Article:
I think you (Zachary) might be misunderstanding the significance of the 4 flips for the authors’ argument. Certainly, the authors recognize the point you & BD McCullough are making. You are actually treating Tbl 1 as if it were a randomly generated 64 sequence flip; it’s not, and the authors don’t analyze it as such.

      the paper’s key point is that “in a finite sequence generated by repeated trials of a Bernoulli random variable the expected conditional relative frequency of successes, on those realizations that immediately follow a streak of successes, is strictly less than the fixed probability of success….”

      If you want to disagree with them, then I think you need to show either (a) the authors are wrong about that; or (b) the authors are wrong to understand the analytic strategy of the classic “hot hand” studies as assuming, when they analyzed player performance over a particular interval, that if one examines a finite sequence of outcomes generated by a binary random process, the probability of the recurrence of a particular outcome following a specified string of such outcomes *is* in fact the *same* as the unconditional probability of that outcome within that set.

      No one’s done either of those things so far in this discussion, at least as far as I can tell. Even Guy seems to have agreed there was exactly the defect M&S have identified in the original studies; Guy quarrels with how to specify the expected P(succcess|following specified string of successes) to determine whether the observed “streaks” do in fact differ from what one would expect to see by chance.

    • Hi Zachary

      The goal isn’t to find any pattern that rejects the null of a player with a fixed probability of success, the goal is to find specific patterns that are consistent with hot hand shooting. This means that if the hot hand exists, the patterns associated with hot hand shooting (certain types of hit streaks) will lead you to reject the null, but other patterns, for example those that have to do with miss streaks, may not lead you to reject the null. This is what we find across all studies we have looked at. If you peek in the appendix you can see the connection with runs. For a complete discussion on these issues, please see this earlier paper of ours:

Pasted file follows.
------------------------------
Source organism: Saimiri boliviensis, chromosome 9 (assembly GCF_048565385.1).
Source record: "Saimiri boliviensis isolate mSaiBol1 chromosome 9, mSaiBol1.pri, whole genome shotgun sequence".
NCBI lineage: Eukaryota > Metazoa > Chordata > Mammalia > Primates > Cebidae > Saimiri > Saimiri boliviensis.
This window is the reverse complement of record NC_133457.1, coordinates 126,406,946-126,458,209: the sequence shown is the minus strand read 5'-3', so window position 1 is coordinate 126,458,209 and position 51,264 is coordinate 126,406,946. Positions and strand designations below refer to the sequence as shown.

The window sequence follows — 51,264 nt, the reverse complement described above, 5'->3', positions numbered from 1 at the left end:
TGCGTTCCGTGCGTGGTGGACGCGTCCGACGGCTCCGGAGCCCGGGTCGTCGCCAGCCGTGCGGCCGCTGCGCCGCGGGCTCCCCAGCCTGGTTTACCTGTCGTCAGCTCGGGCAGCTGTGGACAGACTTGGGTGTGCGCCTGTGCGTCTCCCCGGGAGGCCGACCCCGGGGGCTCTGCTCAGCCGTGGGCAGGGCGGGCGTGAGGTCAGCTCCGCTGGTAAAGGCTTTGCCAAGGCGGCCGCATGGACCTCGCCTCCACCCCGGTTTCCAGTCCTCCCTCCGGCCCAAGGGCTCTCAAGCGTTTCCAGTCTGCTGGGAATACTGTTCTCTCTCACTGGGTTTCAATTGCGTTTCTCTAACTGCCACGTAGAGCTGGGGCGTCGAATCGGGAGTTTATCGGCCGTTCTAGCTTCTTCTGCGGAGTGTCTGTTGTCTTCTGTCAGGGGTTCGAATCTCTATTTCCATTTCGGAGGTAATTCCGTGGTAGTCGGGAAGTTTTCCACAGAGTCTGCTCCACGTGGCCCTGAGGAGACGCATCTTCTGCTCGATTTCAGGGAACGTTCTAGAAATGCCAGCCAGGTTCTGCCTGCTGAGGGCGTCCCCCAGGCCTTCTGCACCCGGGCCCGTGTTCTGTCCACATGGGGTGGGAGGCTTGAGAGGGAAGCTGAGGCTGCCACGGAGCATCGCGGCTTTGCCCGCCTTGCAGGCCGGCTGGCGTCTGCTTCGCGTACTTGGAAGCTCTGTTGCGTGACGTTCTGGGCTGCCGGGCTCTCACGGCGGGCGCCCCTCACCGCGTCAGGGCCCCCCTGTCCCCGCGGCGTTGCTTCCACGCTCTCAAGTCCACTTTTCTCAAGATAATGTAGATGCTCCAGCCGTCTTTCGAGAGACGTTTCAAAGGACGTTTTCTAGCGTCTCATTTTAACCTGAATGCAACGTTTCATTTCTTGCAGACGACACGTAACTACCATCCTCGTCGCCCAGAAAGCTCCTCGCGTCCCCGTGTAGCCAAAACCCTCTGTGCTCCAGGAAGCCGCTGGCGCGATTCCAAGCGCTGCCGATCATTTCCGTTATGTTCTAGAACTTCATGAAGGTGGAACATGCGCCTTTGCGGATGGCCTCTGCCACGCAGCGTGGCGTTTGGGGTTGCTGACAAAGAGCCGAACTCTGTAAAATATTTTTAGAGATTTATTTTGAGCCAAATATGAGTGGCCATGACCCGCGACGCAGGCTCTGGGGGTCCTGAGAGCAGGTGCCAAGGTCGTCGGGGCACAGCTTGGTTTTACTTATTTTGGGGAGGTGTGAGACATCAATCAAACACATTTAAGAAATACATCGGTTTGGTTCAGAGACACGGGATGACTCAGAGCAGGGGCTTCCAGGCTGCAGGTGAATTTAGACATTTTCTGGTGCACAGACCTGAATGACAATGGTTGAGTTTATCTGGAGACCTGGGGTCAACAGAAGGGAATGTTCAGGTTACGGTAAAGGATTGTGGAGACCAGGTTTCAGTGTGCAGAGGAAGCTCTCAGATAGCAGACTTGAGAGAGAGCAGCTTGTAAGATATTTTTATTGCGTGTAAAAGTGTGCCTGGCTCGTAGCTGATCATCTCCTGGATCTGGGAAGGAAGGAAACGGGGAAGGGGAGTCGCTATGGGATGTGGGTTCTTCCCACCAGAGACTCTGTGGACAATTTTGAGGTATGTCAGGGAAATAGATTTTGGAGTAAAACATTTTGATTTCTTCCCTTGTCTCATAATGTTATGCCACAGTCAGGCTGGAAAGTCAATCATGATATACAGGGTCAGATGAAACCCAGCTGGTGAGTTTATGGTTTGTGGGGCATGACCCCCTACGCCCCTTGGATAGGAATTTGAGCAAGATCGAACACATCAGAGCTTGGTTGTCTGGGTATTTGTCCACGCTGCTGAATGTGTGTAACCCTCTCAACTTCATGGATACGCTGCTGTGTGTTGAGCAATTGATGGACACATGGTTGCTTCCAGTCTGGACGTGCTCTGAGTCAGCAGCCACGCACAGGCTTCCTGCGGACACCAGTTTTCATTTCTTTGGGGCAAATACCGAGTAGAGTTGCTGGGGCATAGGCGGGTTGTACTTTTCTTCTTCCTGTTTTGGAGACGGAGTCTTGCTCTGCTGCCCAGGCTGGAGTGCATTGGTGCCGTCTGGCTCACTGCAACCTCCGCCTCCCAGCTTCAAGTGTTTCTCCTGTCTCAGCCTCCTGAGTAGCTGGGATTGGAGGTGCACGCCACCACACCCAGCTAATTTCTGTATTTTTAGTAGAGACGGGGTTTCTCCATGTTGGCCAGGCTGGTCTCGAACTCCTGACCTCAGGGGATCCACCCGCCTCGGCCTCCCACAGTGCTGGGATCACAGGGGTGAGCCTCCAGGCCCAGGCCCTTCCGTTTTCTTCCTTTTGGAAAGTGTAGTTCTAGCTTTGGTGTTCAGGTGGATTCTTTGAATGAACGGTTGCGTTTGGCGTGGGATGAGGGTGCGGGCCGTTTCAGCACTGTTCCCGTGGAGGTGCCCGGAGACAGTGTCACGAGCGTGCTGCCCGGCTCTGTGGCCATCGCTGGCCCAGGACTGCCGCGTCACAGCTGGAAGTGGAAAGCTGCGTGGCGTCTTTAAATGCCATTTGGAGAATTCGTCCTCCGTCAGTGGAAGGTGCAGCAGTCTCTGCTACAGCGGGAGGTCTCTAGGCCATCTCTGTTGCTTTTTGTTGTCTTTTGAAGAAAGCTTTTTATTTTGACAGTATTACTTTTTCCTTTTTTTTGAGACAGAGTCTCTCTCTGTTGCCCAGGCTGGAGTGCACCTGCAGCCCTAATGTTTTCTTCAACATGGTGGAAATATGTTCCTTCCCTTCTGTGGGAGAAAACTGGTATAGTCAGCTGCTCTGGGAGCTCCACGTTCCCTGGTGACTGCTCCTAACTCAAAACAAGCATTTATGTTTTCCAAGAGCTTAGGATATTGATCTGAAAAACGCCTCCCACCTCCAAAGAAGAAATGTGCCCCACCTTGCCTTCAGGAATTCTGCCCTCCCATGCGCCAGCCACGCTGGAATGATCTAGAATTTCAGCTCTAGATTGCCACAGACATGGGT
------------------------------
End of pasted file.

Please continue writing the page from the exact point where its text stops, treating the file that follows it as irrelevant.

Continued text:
25. Steve Sailer says:

    So, if, presuming, Miller et al are right and Tversky et al were wrong, how did nobody notice for all these years? And what does this say about how often Tversky et al were cited as proof of the superiority of the teller of the tale?

  26. Guy says:

    After considering Josh’s comments here, and reviewing the paper again, I am now convinced that the authors have identified a real bias. And as best I can determine – contra my comment above — they have measured its magnitude correctly. So kudos to Miller and Sanjurjo for this discovery.

    At the same time, I think M&S could do a better job of communicating what they found and – especially – what they did to measure the bias. Let me try to provide a brief explanation for the bias that will hopefully prove intuitive for some, and explain what I think the authors actually did to measure the bias (which is not exactly what the paper says they did).

    There are two different biases at work that need to be corrected. First is the bias created by the fact that the conditional flips cannot also appear as the next flip. Let’s call this the “conditional bias.” This can be corrected using sampling without replacement (SWOR): for example, if n=100 and frequency of heads is .50, our expectation after 3 consecutive heads would be 47/97 or .485 once we account for conditional bias.